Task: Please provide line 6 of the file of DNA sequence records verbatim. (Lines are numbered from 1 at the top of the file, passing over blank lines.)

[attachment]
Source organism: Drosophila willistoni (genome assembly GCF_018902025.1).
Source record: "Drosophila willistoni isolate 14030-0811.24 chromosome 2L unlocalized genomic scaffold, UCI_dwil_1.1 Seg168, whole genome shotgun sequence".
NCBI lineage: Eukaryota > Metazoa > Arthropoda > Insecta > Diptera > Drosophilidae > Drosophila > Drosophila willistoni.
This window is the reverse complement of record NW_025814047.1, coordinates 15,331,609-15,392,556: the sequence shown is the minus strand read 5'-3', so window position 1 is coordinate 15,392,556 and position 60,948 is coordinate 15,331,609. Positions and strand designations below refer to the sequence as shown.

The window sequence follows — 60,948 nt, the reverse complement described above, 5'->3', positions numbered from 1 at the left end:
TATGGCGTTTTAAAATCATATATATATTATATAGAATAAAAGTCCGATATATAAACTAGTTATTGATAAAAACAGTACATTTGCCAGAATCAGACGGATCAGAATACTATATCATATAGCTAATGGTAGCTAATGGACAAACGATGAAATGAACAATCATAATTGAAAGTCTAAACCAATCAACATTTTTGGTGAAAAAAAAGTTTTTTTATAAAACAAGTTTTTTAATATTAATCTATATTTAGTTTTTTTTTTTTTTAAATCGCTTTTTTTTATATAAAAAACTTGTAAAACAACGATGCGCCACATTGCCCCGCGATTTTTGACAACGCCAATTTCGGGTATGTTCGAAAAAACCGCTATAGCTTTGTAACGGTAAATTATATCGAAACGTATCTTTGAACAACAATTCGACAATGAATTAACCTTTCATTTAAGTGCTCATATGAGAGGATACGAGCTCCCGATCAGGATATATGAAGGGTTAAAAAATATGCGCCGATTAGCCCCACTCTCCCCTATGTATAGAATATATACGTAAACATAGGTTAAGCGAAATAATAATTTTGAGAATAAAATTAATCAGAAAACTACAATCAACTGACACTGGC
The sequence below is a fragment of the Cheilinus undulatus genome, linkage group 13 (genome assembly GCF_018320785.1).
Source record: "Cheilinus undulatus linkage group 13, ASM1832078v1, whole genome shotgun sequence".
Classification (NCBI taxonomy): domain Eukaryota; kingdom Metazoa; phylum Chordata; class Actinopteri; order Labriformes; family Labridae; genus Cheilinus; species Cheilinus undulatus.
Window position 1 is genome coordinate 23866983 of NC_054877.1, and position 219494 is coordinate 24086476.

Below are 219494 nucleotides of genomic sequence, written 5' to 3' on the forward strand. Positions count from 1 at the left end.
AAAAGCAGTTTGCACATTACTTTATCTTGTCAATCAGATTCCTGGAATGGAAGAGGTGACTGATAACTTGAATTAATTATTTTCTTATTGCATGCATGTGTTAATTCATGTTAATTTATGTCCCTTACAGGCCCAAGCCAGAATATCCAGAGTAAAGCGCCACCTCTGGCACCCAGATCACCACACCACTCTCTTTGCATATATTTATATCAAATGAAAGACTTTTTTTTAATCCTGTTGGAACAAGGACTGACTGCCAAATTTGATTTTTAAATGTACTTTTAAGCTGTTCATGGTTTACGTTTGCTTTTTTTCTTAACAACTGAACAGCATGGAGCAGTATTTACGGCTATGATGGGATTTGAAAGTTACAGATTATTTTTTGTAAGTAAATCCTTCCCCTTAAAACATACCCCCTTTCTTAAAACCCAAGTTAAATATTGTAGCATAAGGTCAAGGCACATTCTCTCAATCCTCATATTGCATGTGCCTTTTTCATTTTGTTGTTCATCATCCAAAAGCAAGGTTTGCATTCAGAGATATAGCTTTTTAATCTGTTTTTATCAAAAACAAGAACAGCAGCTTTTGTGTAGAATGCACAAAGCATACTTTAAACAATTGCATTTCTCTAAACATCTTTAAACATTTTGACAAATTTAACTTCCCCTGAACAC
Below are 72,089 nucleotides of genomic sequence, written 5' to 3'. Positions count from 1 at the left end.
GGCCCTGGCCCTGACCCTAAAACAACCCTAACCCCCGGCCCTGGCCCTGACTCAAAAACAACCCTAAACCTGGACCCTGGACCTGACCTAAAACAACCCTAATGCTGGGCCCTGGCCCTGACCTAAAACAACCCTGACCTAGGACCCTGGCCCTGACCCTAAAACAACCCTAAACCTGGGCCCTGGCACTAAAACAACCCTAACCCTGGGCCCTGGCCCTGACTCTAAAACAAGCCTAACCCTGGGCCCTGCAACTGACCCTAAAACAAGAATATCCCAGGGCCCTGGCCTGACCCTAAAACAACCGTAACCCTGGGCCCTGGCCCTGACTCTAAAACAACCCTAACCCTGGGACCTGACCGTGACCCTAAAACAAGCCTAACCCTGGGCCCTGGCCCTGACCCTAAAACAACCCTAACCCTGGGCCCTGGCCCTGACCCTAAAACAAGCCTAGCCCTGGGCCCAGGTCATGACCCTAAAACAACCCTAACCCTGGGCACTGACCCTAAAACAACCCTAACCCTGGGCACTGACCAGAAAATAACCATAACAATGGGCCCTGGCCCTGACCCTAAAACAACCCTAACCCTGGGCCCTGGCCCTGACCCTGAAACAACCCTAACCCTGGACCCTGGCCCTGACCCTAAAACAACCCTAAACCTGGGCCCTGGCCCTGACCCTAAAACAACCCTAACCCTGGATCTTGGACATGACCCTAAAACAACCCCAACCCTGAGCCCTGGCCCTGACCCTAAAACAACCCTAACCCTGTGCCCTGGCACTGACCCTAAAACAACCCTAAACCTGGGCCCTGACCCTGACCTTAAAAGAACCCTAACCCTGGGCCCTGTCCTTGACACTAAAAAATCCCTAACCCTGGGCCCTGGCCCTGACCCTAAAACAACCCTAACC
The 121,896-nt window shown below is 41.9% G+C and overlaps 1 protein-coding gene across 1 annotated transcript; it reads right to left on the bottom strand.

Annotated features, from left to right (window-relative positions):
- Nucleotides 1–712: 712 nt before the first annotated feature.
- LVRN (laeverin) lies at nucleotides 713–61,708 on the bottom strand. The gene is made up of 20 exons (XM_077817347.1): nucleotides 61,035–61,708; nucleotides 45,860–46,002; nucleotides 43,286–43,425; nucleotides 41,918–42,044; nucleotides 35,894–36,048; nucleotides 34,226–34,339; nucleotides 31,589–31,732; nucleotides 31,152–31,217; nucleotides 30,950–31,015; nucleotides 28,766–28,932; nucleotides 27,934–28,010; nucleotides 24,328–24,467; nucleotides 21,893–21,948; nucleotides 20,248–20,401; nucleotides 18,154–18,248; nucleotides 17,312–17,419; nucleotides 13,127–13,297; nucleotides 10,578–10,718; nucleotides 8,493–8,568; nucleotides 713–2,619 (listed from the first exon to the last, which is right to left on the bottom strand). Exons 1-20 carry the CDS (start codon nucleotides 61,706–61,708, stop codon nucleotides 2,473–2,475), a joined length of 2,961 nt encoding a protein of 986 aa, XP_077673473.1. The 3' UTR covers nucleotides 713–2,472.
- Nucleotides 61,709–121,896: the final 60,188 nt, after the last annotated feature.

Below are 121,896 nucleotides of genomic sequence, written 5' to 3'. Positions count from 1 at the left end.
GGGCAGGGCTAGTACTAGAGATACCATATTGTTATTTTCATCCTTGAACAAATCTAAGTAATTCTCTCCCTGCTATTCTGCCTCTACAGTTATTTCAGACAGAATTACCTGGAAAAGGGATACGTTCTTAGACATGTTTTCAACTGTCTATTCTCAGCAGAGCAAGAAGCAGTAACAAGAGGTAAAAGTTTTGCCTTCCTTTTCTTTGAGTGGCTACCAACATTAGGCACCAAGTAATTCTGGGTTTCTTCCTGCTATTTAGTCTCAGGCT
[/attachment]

TATGGCGTTTTAAAATCATATATATATTATATAGAATAAAAGTCCGATATATAAACTAGTTATTGATAAAAACAGTACATTTGCCAGAATCAGACGGATCAGAATACTATATCATATAGCTAATGGTAGCTAATGGACAAACGATGAAATGAACAATCATAATTGAAAGTCTAAACCAATCAACATTTTTGGTGAAAAAAAAGTTTTTTTATAAAACAAGTTTTTTAATATTAATCTATATTTAGTTTTTTTTTTTTTTAAATCGCTTTTTTTTATATAAAAAACTTGTAAAACAACGATGCGCCACATTGCCCCGCGATTTTTGACAACGCCAATTTCGGGTATGTTCGAAAAAACCGCTATAGCTTTGTAACGGTAAATTATATCGAAACGTATCTTTGAACAACAATTCGACAATGAATTAACCTTTCATTTAAGTGCTCATATGAGAGGATACGAGCTCCCGATCAGGATATATGAAGGGTTAAAAAATATGCGCCGATTAGCCCCACTCTCCCCTATGTATAGAATATATACGTAAACATAGGTTAAGCGAAATAATAATTTTGAGAATAAAATTAATCAGAAAACTACAATCAACTGACACTGGC